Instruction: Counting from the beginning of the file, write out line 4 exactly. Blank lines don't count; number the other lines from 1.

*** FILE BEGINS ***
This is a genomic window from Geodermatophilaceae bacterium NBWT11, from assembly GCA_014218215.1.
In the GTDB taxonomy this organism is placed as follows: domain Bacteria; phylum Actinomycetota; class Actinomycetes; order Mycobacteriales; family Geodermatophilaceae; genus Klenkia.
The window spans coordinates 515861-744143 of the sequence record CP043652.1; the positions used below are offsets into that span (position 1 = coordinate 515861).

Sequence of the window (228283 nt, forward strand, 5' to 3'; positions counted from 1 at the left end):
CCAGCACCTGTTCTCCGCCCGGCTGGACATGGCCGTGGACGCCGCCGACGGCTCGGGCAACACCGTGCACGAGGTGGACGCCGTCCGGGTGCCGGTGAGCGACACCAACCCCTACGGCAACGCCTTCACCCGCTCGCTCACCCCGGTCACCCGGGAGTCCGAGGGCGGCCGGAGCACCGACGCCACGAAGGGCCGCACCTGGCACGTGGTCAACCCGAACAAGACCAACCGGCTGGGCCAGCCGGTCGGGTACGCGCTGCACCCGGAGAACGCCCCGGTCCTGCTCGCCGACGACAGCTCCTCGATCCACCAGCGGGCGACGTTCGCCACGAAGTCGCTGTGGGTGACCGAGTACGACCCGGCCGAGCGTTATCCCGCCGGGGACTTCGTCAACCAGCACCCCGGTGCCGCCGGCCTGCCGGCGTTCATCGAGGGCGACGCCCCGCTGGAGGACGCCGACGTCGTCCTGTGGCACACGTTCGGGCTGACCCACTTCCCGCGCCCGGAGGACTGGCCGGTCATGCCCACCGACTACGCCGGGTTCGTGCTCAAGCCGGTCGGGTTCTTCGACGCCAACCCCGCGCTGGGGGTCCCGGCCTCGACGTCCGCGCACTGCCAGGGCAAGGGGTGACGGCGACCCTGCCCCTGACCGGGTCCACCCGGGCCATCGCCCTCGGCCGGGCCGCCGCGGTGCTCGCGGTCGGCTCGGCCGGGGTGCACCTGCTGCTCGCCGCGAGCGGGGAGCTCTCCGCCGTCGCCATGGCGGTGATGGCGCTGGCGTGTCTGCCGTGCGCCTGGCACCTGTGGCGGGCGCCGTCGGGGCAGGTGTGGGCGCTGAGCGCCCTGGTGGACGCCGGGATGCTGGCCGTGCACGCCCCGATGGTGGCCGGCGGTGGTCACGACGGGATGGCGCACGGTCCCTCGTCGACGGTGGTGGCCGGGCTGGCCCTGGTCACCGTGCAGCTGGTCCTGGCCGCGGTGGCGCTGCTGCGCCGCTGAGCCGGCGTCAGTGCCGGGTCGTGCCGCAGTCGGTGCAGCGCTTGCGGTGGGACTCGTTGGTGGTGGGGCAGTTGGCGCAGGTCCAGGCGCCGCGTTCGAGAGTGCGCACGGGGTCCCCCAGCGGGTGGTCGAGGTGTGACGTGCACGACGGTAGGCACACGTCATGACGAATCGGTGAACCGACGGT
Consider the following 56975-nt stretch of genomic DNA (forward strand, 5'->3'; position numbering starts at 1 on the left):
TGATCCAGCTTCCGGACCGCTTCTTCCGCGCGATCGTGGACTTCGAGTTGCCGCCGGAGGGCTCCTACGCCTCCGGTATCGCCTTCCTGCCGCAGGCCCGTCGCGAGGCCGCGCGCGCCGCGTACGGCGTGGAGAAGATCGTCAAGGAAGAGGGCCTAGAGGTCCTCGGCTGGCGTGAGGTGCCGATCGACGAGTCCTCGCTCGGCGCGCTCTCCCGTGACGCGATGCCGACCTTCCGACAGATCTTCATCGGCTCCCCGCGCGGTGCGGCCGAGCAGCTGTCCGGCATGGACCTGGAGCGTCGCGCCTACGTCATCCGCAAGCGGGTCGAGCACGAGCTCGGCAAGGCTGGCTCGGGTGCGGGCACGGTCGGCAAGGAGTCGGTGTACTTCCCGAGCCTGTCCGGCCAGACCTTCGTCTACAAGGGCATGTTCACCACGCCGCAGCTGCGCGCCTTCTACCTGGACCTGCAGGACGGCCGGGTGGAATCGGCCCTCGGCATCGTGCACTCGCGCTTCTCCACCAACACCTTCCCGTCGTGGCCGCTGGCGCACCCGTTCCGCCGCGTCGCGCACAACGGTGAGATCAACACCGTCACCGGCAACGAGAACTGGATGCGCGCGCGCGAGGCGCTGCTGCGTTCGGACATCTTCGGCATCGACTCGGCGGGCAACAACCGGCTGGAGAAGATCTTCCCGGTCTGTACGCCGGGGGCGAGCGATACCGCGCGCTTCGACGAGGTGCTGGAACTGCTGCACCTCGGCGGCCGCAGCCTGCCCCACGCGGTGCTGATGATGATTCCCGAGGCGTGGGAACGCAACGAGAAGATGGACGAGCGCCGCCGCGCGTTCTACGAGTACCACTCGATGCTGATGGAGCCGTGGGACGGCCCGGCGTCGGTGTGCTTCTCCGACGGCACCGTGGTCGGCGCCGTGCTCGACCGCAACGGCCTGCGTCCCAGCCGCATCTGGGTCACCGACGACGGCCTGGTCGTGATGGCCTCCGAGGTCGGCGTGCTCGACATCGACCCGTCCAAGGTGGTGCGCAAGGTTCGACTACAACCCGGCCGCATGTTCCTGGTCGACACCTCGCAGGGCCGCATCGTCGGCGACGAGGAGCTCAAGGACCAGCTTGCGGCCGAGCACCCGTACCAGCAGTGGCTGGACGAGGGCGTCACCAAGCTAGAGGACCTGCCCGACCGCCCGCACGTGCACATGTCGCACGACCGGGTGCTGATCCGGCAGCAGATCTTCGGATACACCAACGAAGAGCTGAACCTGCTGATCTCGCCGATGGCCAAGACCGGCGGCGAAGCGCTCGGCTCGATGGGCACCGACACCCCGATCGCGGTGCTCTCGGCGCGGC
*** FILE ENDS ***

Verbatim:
Sequence of the window (228283 nt, forward strand, 5' to 3'; positions counted from 1 at the left end):